Jimmy Cliff

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Jimmy Cliff
Jimmy Cliff - Festival du Bout du Monde 2012 - 022.jpg
Cliff performing in 2012.
Background information
Birth nameJames Chambers
Born(1948-04-01) 1 April 1948 (age 65)
Somerton District, St. James, Jamaica
GenresSka, reggae
OccupationsMusician, singer, actor
InstrumentsVocals, guitar, piano, conga drums, keyboards
Years active1962–present
LabelsIsland, MCI, Columbia,
Trojan, EMI, CBS[1]
WebsiteOfficial site
 
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Jimmy Cliff
Jimmy Cliff - Festival du Bout du Monde 2012 - 022.jpg
Cliff performing in 2012.
Background information
Birth nameJames Chambers
Born(1948-04-01) 1 April 1948 (age 65)
Somerton District, St. James, Jamaica
GenresSka, reggae
OccupationsMusician, singer, actor
InstrumentsVocals, guitar, piano, conga drums, keyboards
Years active1962–present
LabelsIsland, MCI, Columbia,
Trojan, EMI, CBS[1]
WebsiteOfficial site

Jimmy Cliff, OM (born James Chambers, 1 April 1948)[citation needed] is a Jamaican musician, singer and actor. He is the only currently living musician to hold the Order of Merit, the highest honour that can be granted by the Jamaican government for achievement in the arts and sciences.

Cliff is best known among mainstream audiences for songs such as "Wonderful World, Beautiful People", "The Harder They Come," "Sitting in Limbo", "You Can Get It If You Really Want" and "Many Rivers to Cross" from the soundtrack to The Harder They Come, which helped popularize reggae across the world;[2] and his covers of Cat Stevens' "Wild World" and Johnny Nash's "I Can See Clearly Now" from the film Cool Runnings. He starred in the film The Harder They Come. Cliff was one of five performers inducted into the Rock and Roll Hall of Fame in 2010.

Early life and career[edit]

Jimmy Cliff was born in Somerton District, St. James, Jamaica.[3] He began writing songs while still at primary school in St. James, listening to a neighbour's sound system. In 1962 his father took him to Kingston to go to Kingston Technical school, where he ended up sharing his cousin's one rented room in East Kingston.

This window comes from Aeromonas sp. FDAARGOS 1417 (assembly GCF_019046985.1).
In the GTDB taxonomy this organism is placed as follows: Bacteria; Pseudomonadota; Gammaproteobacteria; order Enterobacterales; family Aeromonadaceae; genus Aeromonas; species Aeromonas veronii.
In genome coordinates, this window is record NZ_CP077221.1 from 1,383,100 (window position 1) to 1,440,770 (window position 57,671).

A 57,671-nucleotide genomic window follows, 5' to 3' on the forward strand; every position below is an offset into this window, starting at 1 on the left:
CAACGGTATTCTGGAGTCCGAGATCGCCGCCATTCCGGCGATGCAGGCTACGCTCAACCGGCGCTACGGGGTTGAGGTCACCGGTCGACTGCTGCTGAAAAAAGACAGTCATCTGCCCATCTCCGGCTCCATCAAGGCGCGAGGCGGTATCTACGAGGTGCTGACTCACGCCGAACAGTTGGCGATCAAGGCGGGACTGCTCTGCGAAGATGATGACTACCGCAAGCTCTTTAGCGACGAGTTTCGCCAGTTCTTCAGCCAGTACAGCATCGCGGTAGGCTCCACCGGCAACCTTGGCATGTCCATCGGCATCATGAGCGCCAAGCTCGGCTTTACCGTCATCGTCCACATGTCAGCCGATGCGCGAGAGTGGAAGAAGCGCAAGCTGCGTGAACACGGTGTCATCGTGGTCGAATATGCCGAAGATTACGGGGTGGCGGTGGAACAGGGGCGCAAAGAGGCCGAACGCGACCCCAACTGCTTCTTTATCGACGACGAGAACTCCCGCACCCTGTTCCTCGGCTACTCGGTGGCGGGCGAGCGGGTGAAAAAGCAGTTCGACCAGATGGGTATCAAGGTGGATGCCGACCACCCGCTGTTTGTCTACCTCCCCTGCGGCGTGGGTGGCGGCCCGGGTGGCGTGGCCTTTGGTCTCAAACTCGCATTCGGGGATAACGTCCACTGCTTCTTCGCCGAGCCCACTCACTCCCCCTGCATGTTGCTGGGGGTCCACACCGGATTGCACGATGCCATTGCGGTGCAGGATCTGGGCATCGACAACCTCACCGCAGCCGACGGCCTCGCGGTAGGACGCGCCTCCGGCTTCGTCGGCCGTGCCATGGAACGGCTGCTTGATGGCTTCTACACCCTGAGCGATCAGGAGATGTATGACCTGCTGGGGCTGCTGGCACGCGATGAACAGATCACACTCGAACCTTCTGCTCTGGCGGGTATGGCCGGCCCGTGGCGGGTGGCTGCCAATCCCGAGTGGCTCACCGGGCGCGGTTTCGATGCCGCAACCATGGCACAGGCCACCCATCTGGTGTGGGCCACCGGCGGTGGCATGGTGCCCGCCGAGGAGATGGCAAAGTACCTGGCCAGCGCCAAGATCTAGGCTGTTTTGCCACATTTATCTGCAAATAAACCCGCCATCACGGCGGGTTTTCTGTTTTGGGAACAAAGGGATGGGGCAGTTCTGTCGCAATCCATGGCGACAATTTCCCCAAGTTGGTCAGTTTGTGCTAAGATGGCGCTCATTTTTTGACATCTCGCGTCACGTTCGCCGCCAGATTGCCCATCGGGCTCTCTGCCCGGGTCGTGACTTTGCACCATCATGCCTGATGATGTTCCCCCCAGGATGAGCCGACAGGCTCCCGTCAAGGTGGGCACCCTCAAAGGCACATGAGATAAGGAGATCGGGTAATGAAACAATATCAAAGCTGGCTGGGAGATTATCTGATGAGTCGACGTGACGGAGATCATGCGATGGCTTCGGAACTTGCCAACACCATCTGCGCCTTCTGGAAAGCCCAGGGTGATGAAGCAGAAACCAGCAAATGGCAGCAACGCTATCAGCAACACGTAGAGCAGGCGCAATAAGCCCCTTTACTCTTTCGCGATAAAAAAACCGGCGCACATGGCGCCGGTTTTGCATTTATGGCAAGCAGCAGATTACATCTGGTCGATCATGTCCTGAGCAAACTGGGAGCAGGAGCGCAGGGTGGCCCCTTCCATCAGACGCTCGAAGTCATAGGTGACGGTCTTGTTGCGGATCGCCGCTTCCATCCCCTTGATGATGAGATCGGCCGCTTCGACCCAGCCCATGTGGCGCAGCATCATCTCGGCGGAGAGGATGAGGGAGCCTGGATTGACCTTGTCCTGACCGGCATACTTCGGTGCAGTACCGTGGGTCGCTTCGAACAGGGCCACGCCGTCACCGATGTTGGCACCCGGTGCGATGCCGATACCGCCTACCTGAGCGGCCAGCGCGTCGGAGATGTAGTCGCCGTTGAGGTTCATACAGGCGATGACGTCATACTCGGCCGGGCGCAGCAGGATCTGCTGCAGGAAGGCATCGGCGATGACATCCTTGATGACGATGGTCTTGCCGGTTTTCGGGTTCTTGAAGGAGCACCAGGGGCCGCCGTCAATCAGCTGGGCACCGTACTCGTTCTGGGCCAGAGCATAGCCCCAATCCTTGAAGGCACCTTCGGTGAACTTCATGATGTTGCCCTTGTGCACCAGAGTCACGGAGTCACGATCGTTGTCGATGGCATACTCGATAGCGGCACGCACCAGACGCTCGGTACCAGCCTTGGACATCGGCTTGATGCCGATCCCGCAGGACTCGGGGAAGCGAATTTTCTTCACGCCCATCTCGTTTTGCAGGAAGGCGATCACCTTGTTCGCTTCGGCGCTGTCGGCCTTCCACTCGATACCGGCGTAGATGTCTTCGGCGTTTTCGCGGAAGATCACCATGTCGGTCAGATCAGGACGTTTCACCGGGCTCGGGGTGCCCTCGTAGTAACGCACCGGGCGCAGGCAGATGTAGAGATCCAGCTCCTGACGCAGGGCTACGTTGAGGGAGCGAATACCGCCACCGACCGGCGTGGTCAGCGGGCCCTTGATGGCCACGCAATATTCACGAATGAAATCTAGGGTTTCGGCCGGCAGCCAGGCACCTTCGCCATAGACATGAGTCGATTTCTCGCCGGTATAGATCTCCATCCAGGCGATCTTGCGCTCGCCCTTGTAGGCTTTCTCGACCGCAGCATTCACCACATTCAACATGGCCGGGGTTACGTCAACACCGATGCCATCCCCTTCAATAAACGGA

Cliff sought out many producers while still going to school, trying to get his songs recorded without success. He also entered talent contests. "One night I was walking past a record store and restaurant as they were closing, pushed myself in and convinced one of them, Leslie Kong, to go into the recording business, starting with me," he writes in his own website biography.[2] After two singles that failed to make much impression, his career took off when his "Hurricane Hattie" became a hit, while he was aged 14.[4] It was produced by Kong, with whom Cliff remained until Kong's death from a heart attack in 1971.

Cliff's later local hit singles included "King of Kings", "Dearest Beverley", "Miss Jamaica", and "Pride and Passion". In 1964, Cliff was chosen as one of Jamaica's representatives at the World's Fair and he soon signed to Island Records and moved to the UK.[4] Island Records initially (and unsuccessfully) tried to sell Cliff to the rock audience, but his career took off in the late 1960s.[5] His international debut album was Hard Road to Travel. It received excellent reviews and included "Waterfall" (composed by Nirvana's Alex Spyropoulos and Patrick Campbell-Lyons), which became a hit in Brazil and won the International Song Festival.[4]